Tuesday, May 30, 2023
HomeHealth & FitnessFederal judge blocks midsize factory farms from rest

Federal judge blocks midsize factory farms from rest

The USDA Farm Service provides loans to family farms that are expressly exempt (“CatEx”) under the National Environmental Policy Act (“NEPA”), which allows agencies to make such exemptions.

Since 2016, the FSA has expanded the exemption from lending actions to medium-sized “Concentrated Animal Feeding Operations” (“CAFOs”).

But in an “overgrown” ruling, a federal court has ordered the FSA to reassess the environmental impact of medium-sized CAFOs before giving them credit. Defendants agree that the rule is procedurally invalid, but argue that the agency’s error was so minor that the court should remand the rule to the agency without revoking it,” U.S. District Judge Colleen Kollar-Kotelly said in her The ruling said.

She said the court “found the plaintiff’s argument to be superior and after considering the pleadings, the relevant legal authorities and the entire record. She denied the FSA’s motion for voluntary remand and granted plaintiffs’ crossover motion for summary judgment.

Plaintiffs are led by Dakota Rural Action.

Judge’s The ruling explained: “Here, the FSA concluded that it did not need to undertake any environmental analysis before undertaking certain lending actions to benefit the medium-sized CAFO. CAFOs are industrial enterprises that raise animals for harvest, including slaughter. “

“These businesses, some of which are family owned, “keep animals in a closed environment for a total of 45 days or more and feed the animals over a 12-month period rather than keeping the animals in Grazing or foraging in pastures, fields, or pastures.” ID. “The by-products of these operations may have environmental impacts.” The ruling continues “The FSA, among other things, provides certain loan services to CAFOs. The issue here is that loans to “medium-sized” CAFOs These CAFOs are “stabilized or limited” to (1) ‘200 to 699 adult cows, whether milked or dry;’ (2) ‘300 to 999 calves;’ (3) ‘300 to 99 cows ’, and (4) ‘37,500 to 124,999 chickens;’ and other categories of animals.”

The District of Columbia judge’s ruling makes no mention of economic impacts, including shortages and price increases.

“Today, the U.S. District Court for the District of Columbia ruled that the USDA Farm Service Agency (FSA) must assess the environmental impact of medium-sized concentrated animal feeding operations (CAFOs) before extending loans to them. said the public justice food project’s victory statement.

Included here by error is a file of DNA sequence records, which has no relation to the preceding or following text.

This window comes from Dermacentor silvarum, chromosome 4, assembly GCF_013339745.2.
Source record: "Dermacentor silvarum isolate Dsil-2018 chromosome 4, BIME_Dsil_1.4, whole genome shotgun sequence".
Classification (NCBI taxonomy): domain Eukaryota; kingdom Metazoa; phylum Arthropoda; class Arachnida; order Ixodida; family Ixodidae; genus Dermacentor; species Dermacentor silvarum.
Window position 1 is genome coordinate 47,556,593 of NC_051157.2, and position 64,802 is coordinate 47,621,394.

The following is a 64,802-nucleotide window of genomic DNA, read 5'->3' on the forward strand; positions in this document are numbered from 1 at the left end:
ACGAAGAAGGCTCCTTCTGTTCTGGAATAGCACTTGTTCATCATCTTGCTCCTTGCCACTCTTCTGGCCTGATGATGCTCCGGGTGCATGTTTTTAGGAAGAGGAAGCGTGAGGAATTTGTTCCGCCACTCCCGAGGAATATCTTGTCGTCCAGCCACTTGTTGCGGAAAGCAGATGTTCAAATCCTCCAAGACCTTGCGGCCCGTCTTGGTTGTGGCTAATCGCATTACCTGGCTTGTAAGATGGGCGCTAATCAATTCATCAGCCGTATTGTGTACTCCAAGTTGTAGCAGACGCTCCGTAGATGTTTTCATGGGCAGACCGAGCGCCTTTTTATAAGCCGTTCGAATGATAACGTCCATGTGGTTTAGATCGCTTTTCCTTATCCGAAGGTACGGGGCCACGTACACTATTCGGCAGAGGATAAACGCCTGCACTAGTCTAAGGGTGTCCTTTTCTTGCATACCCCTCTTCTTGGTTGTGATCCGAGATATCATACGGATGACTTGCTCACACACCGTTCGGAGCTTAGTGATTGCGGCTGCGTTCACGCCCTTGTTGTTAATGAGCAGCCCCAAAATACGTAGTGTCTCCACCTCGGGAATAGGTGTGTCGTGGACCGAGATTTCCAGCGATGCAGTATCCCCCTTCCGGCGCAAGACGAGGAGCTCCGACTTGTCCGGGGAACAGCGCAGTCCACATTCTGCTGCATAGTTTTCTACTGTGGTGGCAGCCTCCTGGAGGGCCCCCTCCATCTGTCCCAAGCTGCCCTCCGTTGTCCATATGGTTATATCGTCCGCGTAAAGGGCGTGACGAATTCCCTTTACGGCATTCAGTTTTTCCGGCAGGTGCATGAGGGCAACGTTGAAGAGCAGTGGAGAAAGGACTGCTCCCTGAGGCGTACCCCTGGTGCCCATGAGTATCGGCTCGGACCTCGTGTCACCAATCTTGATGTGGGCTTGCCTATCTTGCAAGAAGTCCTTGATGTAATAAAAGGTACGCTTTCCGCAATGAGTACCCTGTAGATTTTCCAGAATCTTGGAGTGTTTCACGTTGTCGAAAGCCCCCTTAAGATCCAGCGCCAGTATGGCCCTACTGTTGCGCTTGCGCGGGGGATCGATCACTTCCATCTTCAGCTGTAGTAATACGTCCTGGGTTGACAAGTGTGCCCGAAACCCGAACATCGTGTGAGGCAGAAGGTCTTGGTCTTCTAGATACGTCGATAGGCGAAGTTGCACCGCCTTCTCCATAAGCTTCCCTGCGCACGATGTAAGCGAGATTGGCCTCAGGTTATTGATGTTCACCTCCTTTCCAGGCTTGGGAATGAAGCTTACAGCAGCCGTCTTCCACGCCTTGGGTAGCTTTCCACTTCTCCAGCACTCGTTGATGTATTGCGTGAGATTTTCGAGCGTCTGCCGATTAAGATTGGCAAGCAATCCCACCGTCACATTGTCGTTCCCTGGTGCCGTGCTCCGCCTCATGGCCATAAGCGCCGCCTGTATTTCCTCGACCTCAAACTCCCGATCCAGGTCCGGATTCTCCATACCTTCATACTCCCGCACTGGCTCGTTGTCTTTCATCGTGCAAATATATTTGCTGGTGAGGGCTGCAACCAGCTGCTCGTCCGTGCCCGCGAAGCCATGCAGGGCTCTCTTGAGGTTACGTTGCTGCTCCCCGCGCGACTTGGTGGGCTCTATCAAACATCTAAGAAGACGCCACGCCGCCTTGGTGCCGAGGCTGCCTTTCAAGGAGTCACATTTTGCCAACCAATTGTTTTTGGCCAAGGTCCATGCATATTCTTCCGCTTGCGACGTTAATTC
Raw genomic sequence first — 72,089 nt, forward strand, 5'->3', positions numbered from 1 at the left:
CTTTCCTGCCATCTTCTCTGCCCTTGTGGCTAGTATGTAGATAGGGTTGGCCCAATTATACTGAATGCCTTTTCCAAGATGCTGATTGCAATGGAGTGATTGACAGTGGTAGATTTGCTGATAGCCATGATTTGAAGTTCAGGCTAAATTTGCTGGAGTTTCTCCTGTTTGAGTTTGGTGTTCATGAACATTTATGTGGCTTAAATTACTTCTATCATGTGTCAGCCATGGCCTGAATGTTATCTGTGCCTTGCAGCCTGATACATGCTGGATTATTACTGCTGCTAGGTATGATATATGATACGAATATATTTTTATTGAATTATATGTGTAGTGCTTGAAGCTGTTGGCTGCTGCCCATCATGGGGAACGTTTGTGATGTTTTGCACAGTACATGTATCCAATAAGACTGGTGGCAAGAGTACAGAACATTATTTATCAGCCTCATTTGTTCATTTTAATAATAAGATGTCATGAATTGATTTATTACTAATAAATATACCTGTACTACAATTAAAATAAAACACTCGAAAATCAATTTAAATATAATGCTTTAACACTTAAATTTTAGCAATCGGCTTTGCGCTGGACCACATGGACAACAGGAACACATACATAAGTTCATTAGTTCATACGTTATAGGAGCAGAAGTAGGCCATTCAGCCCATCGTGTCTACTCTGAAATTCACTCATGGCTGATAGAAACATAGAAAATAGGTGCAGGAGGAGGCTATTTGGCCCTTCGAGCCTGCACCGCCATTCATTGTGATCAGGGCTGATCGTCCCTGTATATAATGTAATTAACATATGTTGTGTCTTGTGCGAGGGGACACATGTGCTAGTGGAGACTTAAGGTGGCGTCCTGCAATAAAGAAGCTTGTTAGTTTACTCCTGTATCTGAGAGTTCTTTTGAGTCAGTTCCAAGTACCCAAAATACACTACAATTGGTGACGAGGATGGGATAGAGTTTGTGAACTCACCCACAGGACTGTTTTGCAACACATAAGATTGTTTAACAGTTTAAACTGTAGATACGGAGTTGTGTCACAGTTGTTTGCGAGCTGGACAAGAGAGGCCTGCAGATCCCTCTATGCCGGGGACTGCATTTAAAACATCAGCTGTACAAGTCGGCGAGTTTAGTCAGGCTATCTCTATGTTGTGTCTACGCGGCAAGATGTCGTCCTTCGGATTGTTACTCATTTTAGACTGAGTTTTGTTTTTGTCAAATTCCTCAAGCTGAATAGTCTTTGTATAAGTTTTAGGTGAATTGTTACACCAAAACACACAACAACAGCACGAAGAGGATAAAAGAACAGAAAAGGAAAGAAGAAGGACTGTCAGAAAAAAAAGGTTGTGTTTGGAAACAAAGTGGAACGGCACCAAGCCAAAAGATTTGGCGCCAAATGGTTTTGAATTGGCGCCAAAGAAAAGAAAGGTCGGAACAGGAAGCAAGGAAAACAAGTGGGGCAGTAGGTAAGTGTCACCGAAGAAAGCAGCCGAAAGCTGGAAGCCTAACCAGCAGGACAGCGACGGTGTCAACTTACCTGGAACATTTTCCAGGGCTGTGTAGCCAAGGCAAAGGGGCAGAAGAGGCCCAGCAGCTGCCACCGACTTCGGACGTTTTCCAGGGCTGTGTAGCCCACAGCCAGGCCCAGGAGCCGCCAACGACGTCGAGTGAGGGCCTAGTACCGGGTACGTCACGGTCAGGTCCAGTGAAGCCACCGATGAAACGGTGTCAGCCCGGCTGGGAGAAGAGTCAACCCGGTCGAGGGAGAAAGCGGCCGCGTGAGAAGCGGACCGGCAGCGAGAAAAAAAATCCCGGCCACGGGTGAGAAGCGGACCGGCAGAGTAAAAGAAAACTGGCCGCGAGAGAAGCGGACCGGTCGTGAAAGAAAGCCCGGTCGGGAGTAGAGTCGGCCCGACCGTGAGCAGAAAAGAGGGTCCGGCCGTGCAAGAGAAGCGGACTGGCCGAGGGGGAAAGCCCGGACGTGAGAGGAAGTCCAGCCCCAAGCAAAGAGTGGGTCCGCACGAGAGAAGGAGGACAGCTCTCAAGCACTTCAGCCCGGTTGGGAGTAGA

In 2016, the FSA passed a rule exempting medium-sized CAFOs (also known as factory farms) from undergoing the environmental impact review and community feedback process typically required before taxpayer subsidies to such facilities loan. This unbundling harms the communities that live near such “medium-sized” CAFOs, which are industrial livestock facilities that can house as many as 125,000 chickens, 55,000 turkeys, 2,500 pigs, 1,000 beef cattle, or 700 cows, subjecting neighboring communities to ubiquitous odors, noxious gases, polluted waterways and more, according to control advocates.

A coalition of groups sued the USDA in 2019 for failing to provide sufficient notice or evidence-based grounds for exemption. Plaintiffs argued that USDA violated the National Environmental Policy Act and the Administrative Procedure Act.

They claim that the USDA arbitrarily exempts major polluters from government regulation, while medium-sized CAFOs must be subject to the same regulation as the government

Animal Legal Defense Fund, regulated by Rage Residents Association, Citizens Action Coalition, Iowa Citizens for Community Improvement, Agriculture and Trade Policy Institute, and Food and Water Watch were represented by ALDF.

Public Justice, Food & Water Watch, Dakota Rural Action, and White River Waterkeeper are represented by Public Justice and Food & Water Watch.

“Our government has a responsibility to protect and invest in people’s health and well-being, our air, our water, and our climate,” said Dakota Rural Action Co-President Stacey Roberts. “We Instead of supporting big agriculture, our governments should invest in diversifying and strengthening food systems that support independent family farmers, contribute to local communities, and heal the land, air, and water.”

(To sign up for a free subscription to Food Safety News, click here.)



Please enter your comment!
Please enter your name here


Featured NEWS